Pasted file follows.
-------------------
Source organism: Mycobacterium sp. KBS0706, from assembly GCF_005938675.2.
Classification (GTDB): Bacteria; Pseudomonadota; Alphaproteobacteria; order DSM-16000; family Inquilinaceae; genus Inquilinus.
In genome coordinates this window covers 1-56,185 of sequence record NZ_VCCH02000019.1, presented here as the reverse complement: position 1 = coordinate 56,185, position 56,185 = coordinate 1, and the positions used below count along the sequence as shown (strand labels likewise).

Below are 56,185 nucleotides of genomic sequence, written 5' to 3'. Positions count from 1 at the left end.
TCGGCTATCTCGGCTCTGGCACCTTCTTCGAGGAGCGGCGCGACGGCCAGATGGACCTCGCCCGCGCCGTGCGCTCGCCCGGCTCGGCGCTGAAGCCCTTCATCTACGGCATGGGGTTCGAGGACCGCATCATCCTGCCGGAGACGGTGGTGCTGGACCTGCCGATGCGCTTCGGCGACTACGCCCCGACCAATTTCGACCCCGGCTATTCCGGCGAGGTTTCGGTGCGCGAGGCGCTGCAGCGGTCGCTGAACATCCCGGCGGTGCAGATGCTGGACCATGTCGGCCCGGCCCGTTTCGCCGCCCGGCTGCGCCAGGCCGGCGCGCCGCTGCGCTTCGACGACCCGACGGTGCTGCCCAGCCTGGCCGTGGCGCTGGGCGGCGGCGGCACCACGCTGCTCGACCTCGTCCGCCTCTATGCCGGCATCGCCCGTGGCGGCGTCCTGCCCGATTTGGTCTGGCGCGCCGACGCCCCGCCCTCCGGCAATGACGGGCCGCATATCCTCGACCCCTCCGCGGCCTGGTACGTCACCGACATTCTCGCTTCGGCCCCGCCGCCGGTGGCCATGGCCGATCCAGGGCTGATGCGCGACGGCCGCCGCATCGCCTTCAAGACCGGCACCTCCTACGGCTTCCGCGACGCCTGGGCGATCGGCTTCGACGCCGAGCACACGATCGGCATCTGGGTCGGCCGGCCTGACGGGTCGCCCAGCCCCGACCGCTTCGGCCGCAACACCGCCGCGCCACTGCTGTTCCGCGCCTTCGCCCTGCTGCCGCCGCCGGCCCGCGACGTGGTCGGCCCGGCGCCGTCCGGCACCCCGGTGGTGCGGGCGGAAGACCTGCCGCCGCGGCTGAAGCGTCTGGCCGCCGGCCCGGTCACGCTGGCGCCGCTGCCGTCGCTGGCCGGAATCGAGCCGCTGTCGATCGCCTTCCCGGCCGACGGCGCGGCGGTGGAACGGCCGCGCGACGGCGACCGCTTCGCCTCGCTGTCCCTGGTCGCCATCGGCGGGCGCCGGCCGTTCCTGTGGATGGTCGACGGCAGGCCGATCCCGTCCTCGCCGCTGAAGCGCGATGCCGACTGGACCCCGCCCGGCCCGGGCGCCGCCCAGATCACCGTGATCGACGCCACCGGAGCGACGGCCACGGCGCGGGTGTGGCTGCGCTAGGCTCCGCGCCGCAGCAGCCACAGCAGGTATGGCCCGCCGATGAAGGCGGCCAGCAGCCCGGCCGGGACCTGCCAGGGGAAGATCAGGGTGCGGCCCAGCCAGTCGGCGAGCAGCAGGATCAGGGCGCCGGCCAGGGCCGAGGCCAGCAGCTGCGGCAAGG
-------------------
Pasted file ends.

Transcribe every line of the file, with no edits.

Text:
Source organism: Mycobacterium sp. KBS0706, from assembly GCF_005938675.2.
Classification (GTDB): Bacteria; Pseudomonadota; Alphaproteobacteria; order DSM-16000; family Inquilinaceae; genus Inquilinus.
In genome coordinates this window covers 1-56,185 of sequence record NZ_VCCH02000019.1, presented here as the reverse complement: position 1 = coordinate 56,185, position 56,185 = coordinate 1, and the positions used below count along the sequence as shown (strand labels likewise).

Below are 56,185 nucleotides of genomic sequence, written 5' to 3'. Positions count from 1 at the left end.
TCGGCTATCTCGGCTCTGGCACCTTCTTCGAGGAGCGGCGCGACGGCCAGATGGACCTCGCCCGCGCCGTGCGCTCGCCCGGCTCGGCGCTGAAGCCCTTCATCTACGGCATGGGGTTCGAGGACCGCATCATCCTGCCGGAGACGGTGGTGCTGGACCTGCCGATGCGCTTCGGCGACTACGCCCCGACCAATTTCGACCCCGGCTATTCCGGCGAGGTTTCGGTGCGCGAGGCGCTGCAGCGGTCGCTGAACATCCCGGCGGTGCAGATGCTGGACCATGTCGGCCCGGCCCGTTTCGCCGCCCGGCTGCGCCAGGCCGGCGCGCCGCTGCGCTTCGACGACCCGACGGTGCTGCCCAGCCTGGCCGTGGCGCTGGGCGGCGGCGGCACCACGCTGCTCGACCTCGTCCGCCTCTATGCCGGCATCGCCCGTGGCGGCGTCCTGCCCGATTTGGTCTGGCGCGCCGACGCCCCGCCCTCCGGCAATGACGGGCCGCATATCCTCGACCCCTCCGCGGCCTGGTACGTCACCGACATTCTCGCTTCGGCCCCGCCGCCGGTGGCCATGGCCGATCCAGGGCTGATGCGCGACGGCCGCCGCATCGCCTTCAAGACCGGCACCTCCTACGGCTTCCGCGACGCCTGGGCGATCGGCTTCGACGCCGAGCACACGATCGGCATCTGGGTCGGCCGGCCTGACGGGTCGCCCAGCCCCGACCGCTTCGGCCGCAACACCGCCGCGCCACTGCTGTTCCGCGCCTTCGCCCTGCTGCCGCCGCCGGCCCGCGACGTGGTCGGCCCGGCGCCGTCCGGCACCCCGGTGGTGCGGGCGGAAGACCTGCCGCCGCGGCTGAAGCGTCTGGCCGCCGGCCCGGTCACGCTGGCGCCGCTGCCGTCGCTGGCCGGAATCGAGCCGCTGTCGATCGCCTTCCCGGCCGACGGCGCGGCGGTGGAACGGCCGCGCGACGGCGACCGCTTCGCCTCGCTGTCCCTGGTCGCCATCGGCGGGCGCCGGCCGTTCCTGTGGATGGTCGACGGCAGGCCGATCCCGTCCTCGCCGCTGAAGCGCGATGCCGACTGGACCCCGCCCGGCCCGGGCGCCGCCCAGATCACCGTGATCGACGCCACCGGAGCGACGGCCACGGCGCGGGTGTGGCTGCGCTAGGCTCCGCGCCGCAGCAGCCACAGCAGGTATGGCCCGCCGATGAAGGCGGCCAGCAGCCCGGCCGGGACCTGCCAGGGGAAGATCAGGGTGCGGCCCAGCCAGTCGGCGAGCAGCAGGATCAGGGCGCCGGCCAGGGCCGAGGCCAGCAGCTGCGGCAAGG